What we do NOT put back into our gardens or into our Compost Piles:

  • Meat
  • Fatty Foods
  • Bones
  • Large Branches
  • Dairy Products
  • Synthetic Products
  • Plastics
  • Pet Wastes

Adding some of these products to your compost pile will attract rats, raccoons and insects.

 

 

Best size for composting:

For optimal composting, materials should be smaller than 2 inches.  These will compost much faster than larger items.

We compost leaves that are much larger than 2 inches but we gather them up, take them to some of our larger gardens, drizzle them over the soil, then till them into the soil, which helps to chop them up into smaller pieces, which helps the composting process move much faster.

 

Successful composting needs 3 things:

  • Air
  • Water
  • Nutrients

 

The best way to compost: 

You can make a pile, a box, a bin, a barrel, etc. to keep your compost in but...

The very best way to compost is to get the compost materials back into the garden, to be tilled into your soil asap.

This will allow your compost to get more air, water and bacteria from the soil, helping it to break down much faster than it would in a bin, barrel, pile or box.

 

How to know when your compost is ready?

Compost is ready when it is: 

  • Dark
  • Crumbly
  • Earthy odor
  • Non-offensive odor
  • Looks rich and gorgeous!!

Benefits of planting Annual Rye Grass - during the winter or fall season

Sheryl McGlochlin - Monday, January 30, 2012

 

 

 

There are several crops that can be planted as "green manure" for you to turn under for soil improvement. These crops, like Annual Rye Grass, are planted in the fall or winter and then tilled back into your garden in the spring.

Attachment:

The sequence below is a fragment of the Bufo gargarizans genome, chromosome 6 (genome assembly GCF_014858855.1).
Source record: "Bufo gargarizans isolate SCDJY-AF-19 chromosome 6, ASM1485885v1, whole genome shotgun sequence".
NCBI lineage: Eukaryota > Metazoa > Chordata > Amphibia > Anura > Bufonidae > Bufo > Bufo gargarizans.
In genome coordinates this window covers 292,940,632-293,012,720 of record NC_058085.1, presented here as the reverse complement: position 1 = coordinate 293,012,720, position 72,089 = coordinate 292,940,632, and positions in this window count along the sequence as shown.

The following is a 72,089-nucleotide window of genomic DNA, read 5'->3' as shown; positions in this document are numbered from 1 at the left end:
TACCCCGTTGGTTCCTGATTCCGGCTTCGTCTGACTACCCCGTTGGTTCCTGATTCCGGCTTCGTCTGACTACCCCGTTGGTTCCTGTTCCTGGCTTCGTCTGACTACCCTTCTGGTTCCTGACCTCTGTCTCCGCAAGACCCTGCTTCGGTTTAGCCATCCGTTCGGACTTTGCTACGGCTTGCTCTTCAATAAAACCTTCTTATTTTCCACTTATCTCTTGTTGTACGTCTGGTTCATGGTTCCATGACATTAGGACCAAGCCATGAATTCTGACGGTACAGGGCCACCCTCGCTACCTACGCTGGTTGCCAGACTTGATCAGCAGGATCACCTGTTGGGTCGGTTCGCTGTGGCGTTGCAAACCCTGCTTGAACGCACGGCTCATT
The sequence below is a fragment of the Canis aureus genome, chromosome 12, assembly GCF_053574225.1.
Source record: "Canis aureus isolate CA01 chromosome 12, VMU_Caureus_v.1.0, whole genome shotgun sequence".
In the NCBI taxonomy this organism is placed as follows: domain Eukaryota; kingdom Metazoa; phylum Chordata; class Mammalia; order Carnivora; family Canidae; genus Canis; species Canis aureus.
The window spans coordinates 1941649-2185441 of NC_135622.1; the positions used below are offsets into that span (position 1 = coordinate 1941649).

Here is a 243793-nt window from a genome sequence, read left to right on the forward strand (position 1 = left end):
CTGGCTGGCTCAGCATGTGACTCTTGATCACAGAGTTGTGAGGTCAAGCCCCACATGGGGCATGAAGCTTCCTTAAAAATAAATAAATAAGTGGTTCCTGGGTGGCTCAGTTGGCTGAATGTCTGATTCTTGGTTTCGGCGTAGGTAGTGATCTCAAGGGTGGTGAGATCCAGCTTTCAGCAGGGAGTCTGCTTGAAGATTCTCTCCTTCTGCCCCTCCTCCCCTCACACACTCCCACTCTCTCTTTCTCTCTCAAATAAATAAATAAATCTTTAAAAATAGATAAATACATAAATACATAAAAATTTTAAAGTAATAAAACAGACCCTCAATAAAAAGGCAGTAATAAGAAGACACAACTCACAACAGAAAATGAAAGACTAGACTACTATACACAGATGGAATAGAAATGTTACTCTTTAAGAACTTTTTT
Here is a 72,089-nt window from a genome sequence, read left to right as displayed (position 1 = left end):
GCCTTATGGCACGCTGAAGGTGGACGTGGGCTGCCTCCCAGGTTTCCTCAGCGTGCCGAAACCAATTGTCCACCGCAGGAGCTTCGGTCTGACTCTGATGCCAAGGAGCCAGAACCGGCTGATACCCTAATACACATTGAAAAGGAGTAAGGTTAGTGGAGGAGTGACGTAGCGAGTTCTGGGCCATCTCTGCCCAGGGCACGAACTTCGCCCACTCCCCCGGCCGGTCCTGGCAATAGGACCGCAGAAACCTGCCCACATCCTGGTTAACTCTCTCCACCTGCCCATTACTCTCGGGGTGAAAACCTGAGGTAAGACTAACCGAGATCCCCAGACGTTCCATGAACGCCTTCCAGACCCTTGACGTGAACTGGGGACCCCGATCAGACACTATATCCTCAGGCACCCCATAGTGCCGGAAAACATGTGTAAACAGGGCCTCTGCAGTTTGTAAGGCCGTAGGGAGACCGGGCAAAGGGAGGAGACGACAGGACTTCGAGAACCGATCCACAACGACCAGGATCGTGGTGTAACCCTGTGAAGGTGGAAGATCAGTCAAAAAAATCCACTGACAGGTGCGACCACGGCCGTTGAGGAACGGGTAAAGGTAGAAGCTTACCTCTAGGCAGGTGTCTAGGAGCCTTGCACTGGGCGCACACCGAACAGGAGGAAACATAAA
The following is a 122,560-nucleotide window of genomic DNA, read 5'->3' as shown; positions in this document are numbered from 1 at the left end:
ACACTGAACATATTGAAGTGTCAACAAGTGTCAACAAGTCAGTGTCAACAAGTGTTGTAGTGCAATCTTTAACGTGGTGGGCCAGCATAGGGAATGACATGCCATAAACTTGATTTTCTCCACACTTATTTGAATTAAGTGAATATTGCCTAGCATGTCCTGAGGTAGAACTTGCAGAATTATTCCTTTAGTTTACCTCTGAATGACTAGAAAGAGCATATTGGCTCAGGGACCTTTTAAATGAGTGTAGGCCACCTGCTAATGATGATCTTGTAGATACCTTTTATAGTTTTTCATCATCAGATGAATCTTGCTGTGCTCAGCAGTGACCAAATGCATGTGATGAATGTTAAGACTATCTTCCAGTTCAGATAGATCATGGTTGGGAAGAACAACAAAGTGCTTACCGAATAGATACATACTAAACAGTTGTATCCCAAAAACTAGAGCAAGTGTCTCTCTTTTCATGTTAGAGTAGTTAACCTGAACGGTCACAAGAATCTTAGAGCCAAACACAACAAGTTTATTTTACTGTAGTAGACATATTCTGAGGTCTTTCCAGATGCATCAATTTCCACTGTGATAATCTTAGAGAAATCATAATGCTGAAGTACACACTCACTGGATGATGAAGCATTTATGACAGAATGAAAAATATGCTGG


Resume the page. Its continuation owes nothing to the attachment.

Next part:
Legumes, like alfalfa, are the very highest in nutrients, but they don't grow as fast as some of the grasses. My favorite grass to grow is Annual Rye Grass since I can grow an abundant quantity of organic material in a fairly short amount of time. Besides the abundant top growth, it produces incredible quantities of small hair roots which break up the soil, decompose quickly and add humus to the soil. It will grow about knee high. It also makes for a super fun place for kids to play in. Just till it back in to the soil in the spring.

Another benefit of planting Annual Rye Grass is the humus it adds to the soil.
Benefits of adding humus with your soil:
1. Improves aeration, drainage, water penetration and water retention and ease of root penetration
6. Gives the soil a spongy quality which keeps it from compacting
7. Gives a good, soft, crumbly texture which makes it easy to work with
8. Makes nutrients more accessible for healthy plant growth
9. Makes the plants more resistant to disease

Monday: Oct. 17 - Garden Work to do all week long - Help us amend the soil!

Sheryl McGlochlin - Monday, October 17, 2011

We are adding all organic material to our soil and tilling it in - that means left over plants, dead plants, all plants EXCEPT diseased plants.

Let me know if you can work so I know what is being done in each garden.

UEA weekend means kids are out of school!  Bring them to help us!

Contact me before working in any of our gardens.